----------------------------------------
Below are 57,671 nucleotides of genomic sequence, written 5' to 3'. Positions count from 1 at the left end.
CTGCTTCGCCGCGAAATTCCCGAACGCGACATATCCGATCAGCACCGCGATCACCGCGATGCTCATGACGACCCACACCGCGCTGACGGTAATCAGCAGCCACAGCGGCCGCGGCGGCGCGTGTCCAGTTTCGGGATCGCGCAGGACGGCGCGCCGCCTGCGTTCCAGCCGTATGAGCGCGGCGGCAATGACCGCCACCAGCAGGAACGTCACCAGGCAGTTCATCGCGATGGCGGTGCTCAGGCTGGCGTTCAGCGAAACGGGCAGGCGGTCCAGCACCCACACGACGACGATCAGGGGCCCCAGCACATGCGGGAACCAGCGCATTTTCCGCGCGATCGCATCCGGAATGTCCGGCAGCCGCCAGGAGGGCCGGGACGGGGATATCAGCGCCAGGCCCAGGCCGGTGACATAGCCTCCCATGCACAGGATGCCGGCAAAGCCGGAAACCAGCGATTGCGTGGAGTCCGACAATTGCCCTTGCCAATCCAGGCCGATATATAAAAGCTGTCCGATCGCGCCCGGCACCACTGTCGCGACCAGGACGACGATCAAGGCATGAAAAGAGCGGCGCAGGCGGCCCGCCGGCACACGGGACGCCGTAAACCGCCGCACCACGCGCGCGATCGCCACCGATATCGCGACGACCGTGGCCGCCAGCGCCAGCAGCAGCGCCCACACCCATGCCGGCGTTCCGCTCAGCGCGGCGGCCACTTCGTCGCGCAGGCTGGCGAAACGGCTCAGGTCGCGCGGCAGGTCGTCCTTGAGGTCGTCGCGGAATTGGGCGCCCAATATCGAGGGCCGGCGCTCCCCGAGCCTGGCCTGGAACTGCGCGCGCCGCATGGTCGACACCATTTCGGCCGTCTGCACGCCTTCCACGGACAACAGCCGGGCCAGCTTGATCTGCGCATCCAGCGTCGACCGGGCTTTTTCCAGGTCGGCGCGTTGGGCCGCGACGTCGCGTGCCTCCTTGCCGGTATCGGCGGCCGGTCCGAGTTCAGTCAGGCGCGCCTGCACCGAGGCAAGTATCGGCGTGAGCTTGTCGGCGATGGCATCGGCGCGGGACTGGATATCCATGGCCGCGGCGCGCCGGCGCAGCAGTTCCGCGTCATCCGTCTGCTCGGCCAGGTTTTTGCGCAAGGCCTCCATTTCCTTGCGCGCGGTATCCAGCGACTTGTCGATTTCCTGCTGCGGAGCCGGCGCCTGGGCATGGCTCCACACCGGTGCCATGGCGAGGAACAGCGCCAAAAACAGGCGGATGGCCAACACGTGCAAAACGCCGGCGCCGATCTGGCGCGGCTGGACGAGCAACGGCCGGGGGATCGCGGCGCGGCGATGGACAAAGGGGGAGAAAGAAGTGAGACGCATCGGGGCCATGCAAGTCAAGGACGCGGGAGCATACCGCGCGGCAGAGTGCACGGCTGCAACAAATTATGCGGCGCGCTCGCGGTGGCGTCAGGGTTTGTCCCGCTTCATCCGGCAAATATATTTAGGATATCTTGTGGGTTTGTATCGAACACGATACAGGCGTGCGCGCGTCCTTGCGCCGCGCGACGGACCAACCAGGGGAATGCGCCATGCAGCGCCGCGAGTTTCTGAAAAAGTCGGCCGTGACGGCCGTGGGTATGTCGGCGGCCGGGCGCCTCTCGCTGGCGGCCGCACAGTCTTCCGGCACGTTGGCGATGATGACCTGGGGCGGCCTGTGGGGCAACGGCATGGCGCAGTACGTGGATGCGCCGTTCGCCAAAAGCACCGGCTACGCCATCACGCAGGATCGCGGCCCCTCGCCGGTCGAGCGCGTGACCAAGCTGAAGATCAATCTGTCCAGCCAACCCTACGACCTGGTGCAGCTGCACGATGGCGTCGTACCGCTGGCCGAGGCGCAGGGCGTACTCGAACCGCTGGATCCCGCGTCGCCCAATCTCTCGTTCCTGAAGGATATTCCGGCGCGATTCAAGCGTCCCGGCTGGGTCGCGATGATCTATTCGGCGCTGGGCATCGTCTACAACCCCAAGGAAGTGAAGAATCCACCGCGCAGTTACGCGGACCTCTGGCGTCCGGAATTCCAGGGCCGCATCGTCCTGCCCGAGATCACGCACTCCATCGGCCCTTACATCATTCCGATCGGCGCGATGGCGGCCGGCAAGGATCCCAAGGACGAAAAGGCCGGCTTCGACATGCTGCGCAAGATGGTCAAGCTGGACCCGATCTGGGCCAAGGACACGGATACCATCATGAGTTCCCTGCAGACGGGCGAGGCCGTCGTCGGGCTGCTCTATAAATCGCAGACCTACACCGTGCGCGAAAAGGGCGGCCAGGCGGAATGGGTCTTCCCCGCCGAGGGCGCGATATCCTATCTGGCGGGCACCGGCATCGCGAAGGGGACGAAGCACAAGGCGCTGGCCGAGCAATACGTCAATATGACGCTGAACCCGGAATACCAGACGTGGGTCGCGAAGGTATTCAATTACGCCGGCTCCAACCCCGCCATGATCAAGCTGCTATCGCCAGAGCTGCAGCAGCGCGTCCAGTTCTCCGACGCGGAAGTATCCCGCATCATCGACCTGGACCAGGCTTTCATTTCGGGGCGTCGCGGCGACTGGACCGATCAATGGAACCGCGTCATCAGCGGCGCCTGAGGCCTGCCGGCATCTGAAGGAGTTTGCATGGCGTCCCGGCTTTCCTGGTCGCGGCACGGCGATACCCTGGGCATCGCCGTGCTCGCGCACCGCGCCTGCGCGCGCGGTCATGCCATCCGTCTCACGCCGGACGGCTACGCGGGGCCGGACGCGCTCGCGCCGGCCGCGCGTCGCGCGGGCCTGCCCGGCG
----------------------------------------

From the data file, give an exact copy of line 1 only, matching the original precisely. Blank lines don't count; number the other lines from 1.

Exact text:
Below are 57,671 nucleotides of genomic sequence, written 5' to 3'. Positions count from 1 at the left end.